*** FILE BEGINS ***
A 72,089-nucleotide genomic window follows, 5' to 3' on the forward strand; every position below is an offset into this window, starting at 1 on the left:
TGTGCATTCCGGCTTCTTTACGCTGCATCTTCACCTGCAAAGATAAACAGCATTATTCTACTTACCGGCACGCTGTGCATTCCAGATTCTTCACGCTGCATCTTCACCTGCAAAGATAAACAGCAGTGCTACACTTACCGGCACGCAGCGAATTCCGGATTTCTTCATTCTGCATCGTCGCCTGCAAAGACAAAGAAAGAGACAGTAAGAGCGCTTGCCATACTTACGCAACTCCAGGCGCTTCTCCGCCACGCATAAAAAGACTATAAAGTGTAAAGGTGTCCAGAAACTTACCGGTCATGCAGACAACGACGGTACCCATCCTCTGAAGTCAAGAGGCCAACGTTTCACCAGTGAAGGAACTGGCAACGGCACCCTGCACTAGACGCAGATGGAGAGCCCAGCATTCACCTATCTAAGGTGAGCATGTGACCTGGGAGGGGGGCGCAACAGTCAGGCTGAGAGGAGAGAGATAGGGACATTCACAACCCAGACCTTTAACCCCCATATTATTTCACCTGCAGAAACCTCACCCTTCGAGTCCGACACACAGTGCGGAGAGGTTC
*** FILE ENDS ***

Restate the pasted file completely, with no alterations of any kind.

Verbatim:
A 72,089-nucleotide genomic window follows, 5' to 3' on the forward strand; every position below is an offset into this window, starting at 1 on the left:
TGTGCATTCCGGCTTCTTTACGCTGCATCTTCACCTGCAAAGATAAACAGCATTATTCTACTTACCGGCACGCTGTGCATTCCAGATTCTTCACGCTGCATCTTCACCTGCAAAGATAAACAGCAGTGCTACACTTACCGGCACGCAGCGAATTCCGGATTTCTTCATTCTGCATCGTCGCCTGCAAAGACAAAGAAAGAGACAGTAAGAGCGCTTGCCATACTTACGCAACTCCAGGCGCTTCTCCGCCACGCATAAAAAGACTATAAAGTGTAAAGGTGTCCAGAAACTTACCGGTCATGCAGACAACGACGGTACCCATCCTCTGAAGTCAAGAGGCCAACGTTTCACCAGTGAAGGAACTGGCAACGGCACCCTGCACTAGACGCAGATGGAGAGCCCAGCATTCACCTATCTAAGGTGAGCATGTGACCTGGGAGGGGGGCGCAACAGTCAGGCTGAGAGGAGAGAGATAGGGACATTCACAACCCAGACCTTTAACCCCCATATTATTTCACCTGCAGAAACCTCACCCTTCGAGTCCGACACACAGTGCGGAGAGGTTC